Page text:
A Marine Le Pen presidency would be a dark, chilling time for LGBT+ rights, activists say
President Emmanuel Macron of France will face far-right rabble-rouser Marine Le Pen in the presidential election this week – and the future of LGBT+ rights is in the balance.
For many people in France, there is almost a sense of déjà-vu ahead of the run-off vote on Sunday (24 April).
The upcoming presidential run-off has once again seen Macron, of the centre-right La République En Marche party, and Rassemblement National party candidate Le Pen on the ballot. Bringing back a choice that the French already made in 2017.
The two candidates advanced to the second round of voting earlier this month, with Macron leading with 27.85 per cent of the vote and Le Pen snapping at his heels with 23.15 per cent.
Neither of the candidates’ campaigns have particularly touched on LGBT+ rights the second time around. Nevertheless, for LGBT+ voters and activist groups, it’s vital that the community goes to the ballot.
Ensuring Marine Le Pen does not wrest off away France’s most powerful political office from Macron is simply too important not to vote, they told PinkNews.
Marine Le Pen’s electoral rise should be a ‘concern to LGBT+ people’
A politician with ties to Russia’s Vladimir Putin and Hungary’s Victor Orbán entering the Élysée Palace could threaten the leaps the country has made, Gatipon Matthieu, the 38-year-old spokesperson for the national advocacy group Inter-LGBT, said.
As much as she has taken calculated steps to soften her image, such as no longer pledging to revoke marriage equality, Marine Le Pen’s anti-immigrant, “anti-wokeism” and nationalist platform remains a threat to queer rights.
Le Pen, 53, is one of the nation’s most back-bitingly anti-LGBT+ politicians in France. She has opposed, among other things, marriage equality, same-sex adoption and same-sex surrogacy.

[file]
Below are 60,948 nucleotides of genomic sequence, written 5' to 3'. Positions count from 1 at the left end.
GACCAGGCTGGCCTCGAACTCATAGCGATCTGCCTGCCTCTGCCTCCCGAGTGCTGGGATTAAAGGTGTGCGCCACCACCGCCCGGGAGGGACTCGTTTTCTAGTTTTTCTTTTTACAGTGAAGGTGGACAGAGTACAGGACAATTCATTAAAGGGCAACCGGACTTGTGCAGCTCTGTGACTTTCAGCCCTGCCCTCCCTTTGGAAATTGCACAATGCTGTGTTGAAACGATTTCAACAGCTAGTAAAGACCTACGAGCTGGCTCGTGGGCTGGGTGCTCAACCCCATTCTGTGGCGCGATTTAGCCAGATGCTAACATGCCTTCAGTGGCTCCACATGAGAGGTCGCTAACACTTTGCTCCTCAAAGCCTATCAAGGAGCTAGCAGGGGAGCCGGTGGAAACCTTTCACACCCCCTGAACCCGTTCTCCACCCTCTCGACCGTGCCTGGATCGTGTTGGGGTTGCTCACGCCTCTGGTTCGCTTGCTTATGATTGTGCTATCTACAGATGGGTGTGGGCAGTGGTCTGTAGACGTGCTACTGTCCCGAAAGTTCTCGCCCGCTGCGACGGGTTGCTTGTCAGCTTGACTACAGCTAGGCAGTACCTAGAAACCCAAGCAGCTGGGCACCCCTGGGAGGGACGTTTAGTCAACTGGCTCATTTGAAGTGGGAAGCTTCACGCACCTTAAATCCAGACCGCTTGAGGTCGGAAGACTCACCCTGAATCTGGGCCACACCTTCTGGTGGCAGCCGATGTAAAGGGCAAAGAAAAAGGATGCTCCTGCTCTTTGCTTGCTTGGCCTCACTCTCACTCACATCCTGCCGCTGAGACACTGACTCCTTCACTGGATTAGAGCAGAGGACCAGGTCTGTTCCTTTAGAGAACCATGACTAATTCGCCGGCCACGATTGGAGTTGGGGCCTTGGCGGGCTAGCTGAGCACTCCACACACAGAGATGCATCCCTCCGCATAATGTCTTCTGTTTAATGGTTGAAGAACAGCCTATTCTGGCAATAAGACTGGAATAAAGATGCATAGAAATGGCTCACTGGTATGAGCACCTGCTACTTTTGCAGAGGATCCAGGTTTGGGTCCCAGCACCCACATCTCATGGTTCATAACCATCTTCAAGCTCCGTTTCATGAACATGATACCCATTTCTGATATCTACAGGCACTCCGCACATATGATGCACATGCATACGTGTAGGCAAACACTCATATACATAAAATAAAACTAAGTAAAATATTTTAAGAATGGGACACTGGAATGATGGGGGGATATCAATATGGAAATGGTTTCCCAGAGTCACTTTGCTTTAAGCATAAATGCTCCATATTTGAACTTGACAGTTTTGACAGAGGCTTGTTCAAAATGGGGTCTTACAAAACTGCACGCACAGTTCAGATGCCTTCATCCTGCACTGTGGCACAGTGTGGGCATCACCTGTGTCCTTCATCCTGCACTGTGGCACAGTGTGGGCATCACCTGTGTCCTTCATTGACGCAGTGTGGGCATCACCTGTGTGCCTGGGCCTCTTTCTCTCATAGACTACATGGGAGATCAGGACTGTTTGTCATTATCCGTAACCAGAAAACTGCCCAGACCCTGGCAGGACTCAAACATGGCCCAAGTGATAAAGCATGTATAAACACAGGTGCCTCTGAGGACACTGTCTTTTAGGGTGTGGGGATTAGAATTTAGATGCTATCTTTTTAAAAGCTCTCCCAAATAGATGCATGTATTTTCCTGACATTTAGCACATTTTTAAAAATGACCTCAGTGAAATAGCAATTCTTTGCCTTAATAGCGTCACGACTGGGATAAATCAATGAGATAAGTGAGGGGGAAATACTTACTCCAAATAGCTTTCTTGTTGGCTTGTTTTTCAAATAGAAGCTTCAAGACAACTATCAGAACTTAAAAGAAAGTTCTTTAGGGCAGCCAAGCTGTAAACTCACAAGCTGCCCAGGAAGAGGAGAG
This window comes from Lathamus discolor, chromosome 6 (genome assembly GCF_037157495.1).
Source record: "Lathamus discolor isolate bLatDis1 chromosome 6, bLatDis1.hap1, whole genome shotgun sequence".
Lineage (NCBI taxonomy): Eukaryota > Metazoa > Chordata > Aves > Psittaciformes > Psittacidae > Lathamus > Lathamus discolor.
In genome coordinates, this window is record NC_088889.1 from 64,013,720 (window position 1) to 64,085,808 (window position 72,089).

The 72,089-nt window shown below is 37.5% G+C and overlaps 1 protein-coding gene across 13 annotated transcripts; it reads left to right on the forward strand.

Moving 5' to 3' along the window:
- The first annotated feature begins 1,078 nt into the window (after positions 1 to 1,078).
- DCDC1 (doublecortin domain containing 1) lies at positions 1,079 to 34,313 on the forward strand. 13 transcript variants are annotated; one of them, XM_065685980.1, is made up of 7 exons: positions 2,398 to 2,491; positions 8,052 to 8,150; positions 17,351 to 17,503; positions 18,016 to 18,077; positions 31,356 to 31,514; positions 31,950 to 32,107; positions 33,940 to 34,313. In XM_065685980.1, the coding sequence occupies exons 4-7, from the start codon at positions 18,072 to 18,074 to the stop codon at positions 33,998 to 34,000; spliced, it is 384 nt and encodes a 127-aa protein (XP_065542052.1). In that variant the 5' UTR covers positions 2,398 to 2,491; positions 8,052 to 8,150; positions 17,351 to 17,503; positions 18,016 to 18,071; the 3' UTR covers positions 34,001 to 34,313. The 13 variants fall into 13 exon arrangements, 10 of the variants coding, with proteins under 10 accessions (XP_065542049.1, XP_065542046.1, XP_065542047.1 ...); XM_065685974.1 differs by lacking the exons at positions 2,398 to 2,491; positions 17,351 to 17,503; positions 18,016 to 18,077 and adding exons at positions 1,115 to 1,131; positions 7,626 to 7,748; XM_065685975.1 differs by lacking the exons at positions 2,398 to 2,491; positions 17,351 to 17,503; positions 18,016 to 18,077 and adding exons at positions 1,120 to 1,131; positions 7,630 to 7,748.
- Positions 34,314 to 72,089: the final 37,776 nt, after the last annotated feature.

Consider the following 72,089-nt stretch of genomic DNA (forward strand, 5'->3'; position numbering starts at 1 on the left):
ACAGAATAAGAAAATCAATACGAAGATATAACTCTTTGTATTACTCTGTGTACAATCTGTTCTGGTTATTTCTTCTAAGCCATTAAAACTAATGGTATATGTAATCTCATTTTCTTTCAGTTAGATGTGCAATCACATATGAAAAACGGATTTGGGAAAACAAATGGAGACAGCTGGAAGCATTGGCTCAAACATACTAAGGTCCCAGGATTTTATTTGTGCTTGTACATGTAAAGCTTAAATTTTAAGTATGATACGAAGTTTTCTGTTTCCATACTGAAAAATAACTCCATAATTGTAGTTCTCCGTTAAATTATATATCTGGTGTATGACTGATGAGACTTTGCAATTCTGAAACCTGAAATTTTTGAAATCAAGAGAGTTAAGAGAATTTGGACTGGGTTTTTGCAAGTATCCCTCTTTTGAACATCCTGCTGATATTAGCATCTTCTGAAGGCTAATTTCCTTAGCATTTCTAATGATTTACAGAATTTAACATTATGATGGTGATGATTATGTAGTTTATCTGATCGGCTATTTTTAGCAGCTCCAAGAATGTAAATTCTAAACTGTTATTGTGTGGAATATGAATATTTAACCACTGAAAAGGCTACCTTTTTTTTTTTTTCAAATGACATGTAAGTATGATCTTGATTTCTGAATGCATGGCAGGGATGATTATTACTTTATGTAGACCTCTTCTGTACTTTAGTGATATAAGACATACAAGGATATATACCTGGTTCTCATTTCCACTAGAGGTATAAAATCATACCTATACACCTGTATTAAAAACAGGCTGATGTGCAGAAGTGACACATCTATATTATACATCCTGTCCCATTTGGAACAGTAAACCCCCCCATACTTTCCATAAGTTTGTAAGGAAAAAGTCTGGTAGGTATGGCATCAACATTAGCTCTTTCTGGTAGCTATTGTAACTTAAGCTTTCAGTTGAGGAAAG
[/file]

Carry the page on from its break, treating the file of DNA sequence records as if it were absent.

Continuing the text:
The Rassemblement National, once a fringe group, has long been dogged by allegations of homophobia, racism and antisemitism. Its founder, Jean-Marie Le Pen, has described being gay as a biological anomaly as well as a “personal choice” and said “paedophilia” has its “roots … in the admiration of homosexuality”.
“The presence of Marine Le Pen in the second round of the presidential election is a factor of concern for LGBT+ people in France,” Mattheiru, who is also president of LGBT+ centre Coleaurs Gaies, said.
“The far-right candidate has spoken out against equal rights for LGBT+ people during debates over the openness of marriage. She is also hostile to PMA [procréation médicalement assistée, or assisted fertilisation].
“The proximity of the Rassemblement National candidate to leaders like Victor Orbàn and Vladimir Putin allows us to affirm that her election would be a very bad thing for LGBT+ people.”
To some LGBT+ voters, France’s presidential election is more an unpopularity contest than anything. Elli Tessier, a 28-year-old non-binary energy engineer, views Macron as someone who “does not really care about LGBT+ people”.